She Loves Me (Menier Chocolate Factory)
Seen at the Afternoon performance on 30th December 2016.
I have fond memories of the 1990s Savoy Theatre production, an elaborate turntable affair with Ruthie Henshall and John Gordon-Sinclair. Now, with Scarlett Strallen (Amalia) and Mark Umbers (Georg) to buy her ice-cream, could the magic live again on a far smaller stage?
The answer is an emphatic yes, and it’s at least partly down to director Matthew White’s decision to use British accents to delineate the “class” aspect of the show equal to the love story. Katherine Kingsley’s “common” Ilona is the lynchpin in this idea. Arguably one of the cleverest musical theatre performances of the year, her scenes not only register, but resonate throughout the evening as anchor to the concept.
Callum Howells (Arpad) – a delivery boy seeking advancement – is her male counterpart, more proof that in this show, it is the small roles driving the plot, and keeping it from diabetic-threatening supersweetness.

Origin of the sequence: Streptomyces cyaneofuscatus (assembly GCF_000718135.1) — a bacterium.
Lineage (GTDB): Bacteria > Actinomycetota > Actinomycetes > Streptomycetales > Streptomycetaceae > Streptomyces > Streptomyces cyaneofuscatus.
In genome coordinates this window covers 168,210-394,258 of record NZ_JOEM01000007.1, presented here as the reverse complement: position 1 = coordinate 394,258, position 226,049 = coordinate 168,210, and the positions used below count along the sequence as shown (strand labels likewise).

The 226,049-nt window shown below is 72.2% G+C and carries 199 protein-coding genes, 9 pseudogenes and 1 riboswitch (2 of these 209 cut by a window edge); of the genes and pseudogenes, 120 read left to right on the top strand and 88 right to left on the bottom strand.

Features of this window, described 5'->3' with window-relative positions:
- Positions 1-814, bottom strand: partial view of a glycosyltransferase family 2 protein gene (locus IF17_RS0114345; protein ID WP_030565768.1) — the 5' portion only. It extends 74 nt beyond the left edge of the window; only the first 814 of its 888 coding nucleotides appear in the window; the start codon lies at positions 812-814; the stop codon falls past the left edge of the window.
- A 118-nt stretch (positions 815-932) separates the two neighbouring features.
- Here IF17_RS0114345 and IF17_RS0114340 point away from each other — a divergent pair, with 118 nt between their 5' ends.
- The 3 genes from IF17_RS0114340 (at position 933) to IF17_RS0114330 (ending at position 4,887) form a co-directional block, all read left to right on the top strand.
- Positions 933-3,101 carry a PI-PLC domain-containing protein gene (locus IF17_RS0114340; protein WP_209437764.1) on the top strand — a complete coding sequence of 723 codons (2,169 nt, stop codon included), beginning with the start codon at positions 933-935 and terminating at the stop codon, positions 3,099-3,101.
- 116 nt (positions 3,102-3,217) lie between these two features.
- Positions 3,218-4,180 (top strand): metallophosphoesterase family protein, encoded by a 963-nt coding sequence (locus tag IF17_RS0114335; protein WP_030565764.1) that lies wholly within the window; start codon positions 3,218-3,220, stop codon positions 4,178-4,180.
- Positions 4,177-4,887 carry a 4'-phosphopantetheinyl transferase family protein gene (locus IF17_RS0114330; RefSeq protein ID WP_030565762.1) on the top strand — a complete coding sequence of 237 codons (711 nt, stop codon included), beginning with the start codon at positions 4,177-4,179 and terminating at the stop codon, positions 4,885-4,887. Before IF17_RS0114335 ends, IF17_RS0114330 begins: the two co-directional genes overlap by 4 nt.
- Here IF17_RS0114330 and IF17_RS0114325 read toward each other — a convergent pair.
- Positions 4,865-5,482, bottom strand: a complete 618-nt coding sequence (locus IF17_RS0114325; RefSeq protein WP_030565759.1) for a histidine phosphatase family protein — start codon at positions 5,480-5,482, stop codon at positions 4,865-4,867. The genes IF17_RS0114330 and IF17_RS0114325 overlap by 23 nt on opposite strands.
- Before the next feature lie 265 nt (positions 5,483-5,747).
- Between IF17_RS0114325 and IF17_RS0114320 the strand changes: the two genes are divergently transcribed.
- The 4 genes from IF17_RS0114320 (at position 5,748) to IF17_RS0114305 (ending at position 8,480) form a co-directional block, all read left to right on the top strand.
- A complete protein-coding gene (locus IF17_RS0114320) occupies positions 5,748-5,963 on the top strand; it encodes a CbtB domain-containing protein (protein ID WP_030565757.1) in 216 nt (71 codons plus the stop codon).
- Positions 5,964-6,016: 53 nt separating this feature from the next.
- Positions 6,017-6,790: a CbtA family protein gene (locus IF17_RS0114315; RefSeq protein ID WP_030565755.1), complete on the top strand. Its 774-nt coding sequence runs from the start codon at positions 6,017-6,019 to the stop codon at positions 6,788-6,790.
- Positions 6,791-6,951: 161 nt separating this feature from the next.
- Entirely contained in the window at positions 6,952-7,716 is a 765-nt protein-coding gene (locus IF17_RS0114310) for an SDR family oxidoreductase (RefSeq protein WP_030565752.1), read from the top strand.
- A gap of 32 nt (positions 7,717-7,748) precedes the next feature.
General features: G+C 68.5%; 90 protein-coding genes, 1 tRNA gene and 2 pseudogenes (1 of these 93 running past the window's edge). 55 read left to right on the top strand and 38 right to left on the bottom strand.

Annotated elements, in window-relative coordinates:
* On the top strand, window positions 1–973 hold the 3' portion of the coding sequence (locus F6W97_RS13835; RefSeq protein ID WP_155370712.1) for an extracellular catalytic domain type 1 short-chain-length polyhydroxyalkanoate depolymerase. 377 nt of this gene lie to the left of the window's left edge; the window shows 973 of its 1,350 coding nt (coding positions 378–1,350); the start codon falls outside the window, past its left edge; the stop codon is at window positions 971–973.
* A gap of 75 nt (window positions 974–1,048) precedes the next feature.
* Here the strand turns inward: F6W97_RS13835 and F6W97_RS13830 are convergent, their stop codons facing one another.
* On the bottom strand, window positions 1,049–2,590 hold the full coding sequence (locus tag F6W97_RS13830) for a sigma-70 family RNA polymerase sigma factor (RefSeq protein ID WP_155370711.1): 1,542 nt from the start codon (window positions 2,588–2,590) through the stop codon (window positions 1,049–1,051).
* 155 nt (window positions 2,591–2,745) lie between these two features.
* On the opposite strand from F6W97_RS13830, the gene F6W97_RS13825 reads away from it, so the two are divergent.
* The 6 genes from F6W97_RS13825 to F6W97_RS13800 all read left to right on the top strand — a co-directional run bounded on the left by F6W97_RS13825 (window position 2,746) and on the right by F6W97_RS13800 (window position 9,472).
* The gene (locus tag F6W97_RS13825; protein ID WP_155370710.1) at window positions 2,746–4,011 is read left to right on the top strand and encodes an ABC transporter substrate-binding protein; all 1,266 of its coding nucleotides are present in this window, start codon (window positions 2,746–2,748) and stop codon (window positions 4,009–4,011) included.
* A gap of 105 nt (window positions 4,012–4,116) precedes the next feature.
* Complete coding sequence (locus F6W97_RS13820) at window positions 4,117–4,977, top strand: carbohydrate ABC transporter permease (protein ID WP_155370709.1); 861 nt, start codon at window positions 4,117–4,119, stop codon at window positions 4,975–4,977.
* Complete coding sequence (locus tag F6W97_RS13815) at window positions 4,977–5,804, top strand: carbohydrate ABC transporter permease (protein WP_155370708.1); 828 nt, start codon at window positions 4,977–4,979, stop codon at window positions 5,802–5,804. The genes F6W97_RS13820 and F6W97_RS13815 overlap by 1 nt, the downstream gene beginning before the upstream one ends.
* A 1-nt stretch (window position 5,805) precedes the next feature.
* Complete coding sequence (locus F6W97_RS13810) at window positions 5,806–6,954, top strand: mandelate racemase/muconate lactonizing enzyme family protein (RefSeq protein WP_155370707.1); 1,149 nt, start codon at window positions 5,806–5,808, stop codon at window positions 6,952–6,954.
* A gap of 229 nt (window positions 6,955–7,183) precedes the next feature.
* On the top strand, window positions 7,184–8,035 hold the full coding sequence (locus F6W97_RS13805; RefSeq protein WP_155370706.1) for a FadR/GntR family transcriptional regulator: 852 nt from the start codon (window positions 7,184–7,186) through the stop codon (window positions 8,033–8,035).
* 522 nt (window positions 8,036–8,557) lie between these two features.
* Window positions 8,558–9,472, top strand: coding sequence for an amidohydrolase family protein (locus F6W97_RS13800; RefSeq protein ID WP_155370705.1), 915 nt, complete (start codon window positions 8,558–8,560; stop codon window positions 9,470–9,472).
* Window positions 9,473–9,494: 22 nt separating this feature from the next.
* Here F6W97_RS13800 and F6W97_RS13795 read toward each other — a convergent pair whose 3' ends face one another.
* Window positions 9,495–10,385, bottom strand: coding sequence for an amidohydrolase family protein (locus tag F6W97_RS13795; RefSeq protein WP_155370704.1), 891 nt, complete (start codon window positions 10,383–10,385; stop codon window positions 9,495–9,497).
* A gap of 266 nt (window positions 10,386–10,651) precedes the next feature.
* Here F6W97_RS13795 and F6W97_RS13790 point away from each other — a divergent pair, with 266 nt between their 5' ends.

That isn’t to say the villain Kodaly (Dominic Tighe – nicely judged and balanced) doesn’t neatly spoil the atmosphere, but in general it’s as upbeat as perfumer Maraczek (a muted Les Dennis) could wish, to drum up business.
Some good designs from Paul Farnsworth keeps the action moving from shop to exterior to restaurant, and there’s a sense of light humour even in the darker moments. Strallen and Umbers extract every ounce of fun and fury from their characters – the “Ice Cream” scene is as highly effective as anyone could wish (though oddly Amalia is a member of British 1970s / 80s book club phenomenon BCA, going by the pile by her bed, but anyway)…
A lovely ensemble give Cory English’s restaurant waiter plenty to do, and later a choral to consumerism, again taking this series of meetings in new and fun directions.
Sure, there isn’t much book, or even much in the way of a hit score – “Ice Cream,” “Tonight At Eight” and “Twelve Days to Christmas” the best, “Good Morning, Good Day” and “Please Call Again” nice ear-worms. Still, it’s good-natured, with a few thrills and an expert cast under a sensible director.
Probably never a commercially viable revival in the West End, this proves it should have a life outside it, and this is a good a template as I could hope for. A lovely acquaintance renewed.